In the Somerset towers the buttresses are frequently surmounted by open-work pinnacles or small lanterns of elaborate tabernacle work, and the parapets or battlements are of open tracery; but in Devon these latter are plain with bold coping, and the pinnacles are well developed and solid, and not overloaded with ornament. Bishop's Nympton, South Molton, and Chittlehampton towers are locally described as "Length," "Strength," and "Beauty."

A fine effect is produced when the turret by which the top of the tower is reached is planted in the midst of one side, usually the north; and it is carried up above the tower roof. There are many examples. I need name but Totnes and Ashburton.

A curious effect is produced among the Cornish towers, and those near the Tamar on the Devon side, of the pinnacles being cut so as to curve outwards and not to be upright. The effect is not pleasant, and the purpose is not easily discoverable; but it was possibly done as being thought by this means to offer less resistance to the wind.

The roofs are usually "waggon-headed." The open timber roof, so elaborated in Norfolk, is not common. A magnificent example is, however, to be seen in Wear Gifford Hall. But cradle roofs do exist, and in a good many cases the waggon roofs are but ceiled cradle roofs. A good plain example of a cradle roof is in the chancel of Ipplepen, and a very rich one at Beaford.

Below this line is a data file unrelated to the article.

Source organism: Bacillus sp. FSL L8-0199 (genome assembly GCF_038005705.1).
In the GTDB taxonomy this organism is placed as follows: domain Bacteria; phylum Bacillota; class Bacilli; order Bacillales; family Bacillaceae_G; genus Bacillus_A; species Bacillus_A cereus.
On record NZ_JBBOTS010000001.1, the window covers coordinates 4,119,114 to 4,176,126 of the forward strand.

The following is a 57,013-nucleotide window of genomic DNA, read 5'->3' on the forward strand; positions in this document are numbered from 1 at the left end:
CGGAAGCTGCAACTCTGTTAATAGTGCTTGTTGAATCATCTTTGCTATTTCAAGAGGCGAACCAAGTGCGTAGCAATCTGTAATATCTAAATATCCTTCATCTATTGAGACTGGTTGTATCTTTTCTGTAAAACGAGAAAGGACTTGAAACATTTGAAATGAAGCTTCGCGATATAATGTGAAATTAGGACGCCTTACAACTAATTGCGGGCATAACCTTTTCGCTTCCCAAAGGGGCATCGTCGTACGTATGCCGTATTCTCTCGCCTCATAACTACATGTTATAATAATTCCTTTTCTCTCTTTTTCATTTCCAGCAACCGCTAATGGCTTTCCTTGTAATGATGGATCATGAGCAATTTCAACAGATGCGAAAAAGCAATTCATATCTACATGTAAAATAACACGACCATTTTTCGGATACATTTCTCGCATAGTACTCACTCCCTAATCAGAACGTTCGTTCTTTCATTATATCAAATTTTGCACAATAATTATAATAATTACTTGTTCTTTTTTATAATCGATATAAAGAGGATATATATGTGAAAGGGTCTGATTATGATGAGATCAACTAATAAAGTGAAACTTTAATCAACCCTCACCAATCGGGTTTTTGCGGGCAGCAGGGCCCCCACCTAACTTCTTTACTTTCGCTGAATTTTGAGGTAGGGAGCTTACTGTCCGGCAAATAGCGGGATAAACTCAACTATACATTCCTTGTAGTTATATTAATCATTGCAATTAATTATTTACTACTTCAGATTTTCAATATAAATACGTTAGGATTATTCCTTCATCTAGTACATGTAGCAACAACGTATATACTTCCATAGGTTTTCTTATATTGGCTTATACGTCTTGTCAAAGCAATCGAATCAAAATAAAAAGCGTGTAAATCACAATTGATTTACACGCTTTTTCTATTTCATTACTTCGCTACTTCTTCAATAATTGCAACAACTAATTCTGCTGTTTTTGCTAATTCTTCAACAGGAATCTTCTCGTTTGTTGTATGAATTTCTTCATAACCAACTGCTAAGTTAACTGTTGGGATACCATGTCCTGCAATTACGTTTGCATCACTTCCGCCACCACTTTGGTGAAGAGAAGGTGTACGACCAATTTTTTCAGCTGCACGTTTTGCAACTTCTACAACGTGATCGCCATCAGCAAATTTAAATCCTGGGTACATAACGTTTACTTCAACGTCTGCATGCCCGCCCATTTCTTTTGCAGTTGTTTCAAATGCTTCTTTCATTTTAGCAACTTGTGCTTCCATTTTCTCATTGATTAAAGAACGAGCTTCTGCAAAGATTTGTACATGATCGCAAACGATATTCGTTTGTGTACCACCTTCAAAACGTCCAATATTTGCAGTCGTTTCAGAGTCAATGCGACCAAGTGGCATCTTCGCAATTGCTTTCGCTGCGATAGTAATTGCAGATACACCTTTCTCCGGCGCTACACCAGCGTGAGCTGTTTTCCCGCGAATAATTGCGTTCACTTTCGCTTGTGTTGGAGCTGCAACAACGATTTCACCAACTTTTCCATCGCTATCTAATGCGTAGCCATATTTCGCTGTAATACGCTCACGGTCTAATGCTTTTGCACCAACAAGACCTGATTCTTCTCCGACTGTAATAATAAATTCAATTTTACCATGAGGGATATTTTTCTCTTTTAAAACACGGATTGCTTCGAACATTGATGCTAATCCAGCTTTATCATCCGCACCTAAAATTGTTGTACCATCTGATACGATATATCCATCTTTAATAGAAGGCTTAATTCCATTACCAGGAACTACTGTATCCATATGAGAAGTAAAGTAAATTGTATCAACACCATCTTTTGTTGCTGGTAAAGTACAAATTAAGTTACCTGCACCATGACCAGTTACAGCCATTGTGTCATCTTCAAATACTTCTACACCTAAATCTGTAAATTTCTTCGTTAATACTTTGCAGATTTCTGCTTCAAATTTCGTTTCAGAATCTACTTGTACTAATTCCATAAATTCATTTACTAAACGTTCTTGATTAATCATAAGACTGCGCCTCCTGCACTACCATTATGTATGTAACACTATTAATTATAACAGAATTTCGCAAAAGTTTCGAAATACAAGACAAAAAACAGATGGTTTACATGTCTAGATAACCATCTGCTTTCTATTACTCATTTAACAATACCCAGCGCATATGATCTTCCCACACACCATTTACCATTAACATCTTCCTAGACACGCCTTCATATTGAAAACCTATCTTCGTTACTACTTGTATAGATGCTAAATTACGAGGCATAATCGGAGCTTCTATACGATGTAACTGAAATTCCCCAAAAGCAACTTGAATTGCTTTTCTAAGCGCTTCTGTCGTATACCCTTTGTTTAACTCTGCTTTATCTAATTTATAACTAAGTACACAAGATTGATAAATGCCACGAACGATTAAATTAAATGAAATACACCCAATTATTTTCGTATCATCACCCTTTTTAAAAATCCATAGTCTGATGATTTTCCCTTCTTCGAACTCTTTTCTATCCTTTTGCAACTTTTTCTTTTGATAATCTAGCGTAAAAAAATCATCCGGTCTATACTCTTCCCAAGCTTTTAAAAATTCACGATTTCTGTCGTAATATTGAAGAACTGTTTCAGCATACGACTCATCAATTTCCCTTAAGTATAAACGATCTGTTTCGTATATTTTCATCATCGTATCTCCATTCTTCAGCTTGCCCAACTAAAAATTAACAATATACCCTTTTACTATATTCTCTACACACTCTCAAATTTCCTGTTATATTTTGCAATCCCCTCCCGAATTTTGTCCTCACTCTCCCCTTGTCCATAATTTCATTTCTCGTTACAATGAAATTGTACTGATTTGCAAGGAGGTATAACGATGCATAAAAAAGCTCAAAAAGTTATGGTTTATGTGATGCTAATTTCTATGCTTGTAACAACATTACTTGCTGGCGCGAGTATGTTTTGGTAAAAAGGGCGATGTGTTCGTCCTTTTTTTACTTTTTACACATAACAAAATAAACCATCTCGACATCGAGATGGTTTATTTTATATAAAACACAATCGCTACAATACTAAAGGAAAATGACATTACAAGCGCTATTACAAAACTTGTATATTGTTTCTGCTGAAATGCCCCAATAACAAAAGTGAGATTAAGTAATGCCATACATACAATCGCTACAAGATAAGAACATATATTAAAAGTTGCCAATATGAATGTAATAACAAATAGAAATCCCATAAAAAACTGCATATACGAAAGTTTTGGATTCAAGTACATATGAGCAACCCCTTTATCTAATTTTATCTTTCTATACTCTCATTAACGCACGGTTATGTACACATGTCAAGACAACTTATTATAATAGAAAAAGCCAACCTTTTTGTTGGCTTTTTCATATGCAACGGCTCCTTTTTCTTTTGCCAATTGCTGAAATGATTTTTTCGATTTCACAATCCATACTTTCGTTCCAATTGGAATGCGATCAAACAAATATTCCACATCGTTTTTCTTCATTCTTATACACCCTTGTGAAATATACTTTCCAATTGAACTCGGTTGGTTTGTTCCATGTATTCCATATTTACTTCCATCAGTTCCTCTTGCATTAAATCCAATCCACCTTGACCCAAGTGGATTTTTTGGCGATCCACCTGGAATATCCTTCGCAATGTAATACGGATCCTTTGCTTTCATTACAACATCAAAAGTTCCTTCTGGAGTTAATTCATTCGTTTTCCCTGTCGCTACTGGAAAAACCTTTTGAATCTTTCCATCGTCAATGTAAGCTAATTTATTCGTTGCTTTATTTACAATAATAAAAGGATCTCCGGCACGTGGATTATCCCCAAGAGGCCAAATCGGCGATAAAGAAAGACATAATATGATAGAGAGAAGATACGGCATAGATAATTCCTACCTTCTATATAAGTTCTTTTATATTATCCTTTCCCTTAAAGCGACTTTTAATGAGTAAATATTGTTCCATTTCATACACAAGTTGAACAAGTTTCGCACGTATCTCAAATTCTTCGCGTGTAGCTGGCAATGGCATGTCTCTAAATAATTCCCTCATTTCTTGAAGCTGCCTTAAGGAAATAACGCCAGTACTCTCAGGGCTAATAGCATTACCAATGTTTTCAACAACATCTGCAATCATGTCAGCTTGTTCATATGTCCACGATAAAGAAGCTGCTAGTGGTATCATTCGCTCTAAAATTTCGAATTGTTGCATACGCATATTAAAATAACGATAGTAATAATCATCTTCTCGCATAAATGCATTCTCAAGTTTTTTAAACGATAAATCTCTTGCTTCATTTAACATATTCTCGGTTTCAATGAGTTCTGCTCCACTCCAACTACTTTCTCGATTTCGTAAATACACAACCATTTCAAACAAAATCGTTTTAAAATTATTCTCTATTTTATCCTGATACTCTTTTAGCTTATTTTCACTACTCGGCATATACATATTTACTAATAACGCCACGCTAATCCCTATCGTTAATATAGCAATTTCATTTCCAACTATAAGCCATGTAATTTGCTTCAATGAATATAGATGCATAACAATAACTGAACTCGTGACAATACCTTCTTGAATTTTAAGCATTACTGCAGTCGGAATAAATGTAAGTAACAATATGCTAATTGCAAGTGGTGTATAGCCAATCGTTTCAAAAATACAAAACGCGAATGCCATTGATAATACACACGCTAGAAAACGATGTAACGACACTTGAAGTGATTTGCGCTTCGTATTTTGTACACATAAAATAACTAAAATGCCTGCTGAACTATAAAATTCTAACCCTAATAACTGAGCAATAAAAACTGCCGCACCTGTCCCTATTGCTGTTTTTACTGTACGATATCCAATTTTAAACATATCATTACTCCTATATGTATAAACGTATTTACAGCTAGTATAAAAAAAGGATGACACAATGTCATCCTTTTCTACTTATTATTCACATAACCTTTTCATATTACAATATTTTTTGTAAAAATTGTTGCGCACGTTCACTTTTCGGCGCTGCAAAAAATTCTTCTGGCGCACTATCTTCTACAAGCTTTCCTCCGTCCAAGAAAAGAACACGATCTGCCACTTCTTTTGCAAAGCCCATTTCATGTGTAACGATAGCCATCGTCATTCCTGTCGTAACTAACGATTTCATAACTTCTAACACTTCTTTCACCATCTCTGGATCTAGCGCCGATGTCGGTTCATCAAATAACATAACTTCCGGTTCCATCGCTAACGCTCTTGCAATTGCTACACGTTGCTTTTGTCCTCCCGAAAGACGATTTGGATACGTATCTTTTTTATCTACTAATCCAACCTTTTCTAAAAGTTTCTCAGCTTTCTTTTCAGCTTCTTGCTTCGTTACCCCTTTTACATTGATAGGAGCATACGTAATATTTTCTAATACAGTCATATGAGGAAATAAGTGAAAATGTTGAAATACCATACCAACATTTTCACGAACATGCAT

The mouldings of the timbers are often much enriched. A fine example is Pancras Week. The portion of the roof over the rood-screen is frequently very much more elaborately ornamented than the rest. An example is King's Nympton, where, however, before the restoration, it was even more gorgeous than at present. The waggon roof presents immense advantages over the open timber roof; it is warmer; it is better for sound; it is not, like the other, a makeshift. It carries the eye up without the harsh and unpleasant break from the walling to the barn-like timber structure overhead.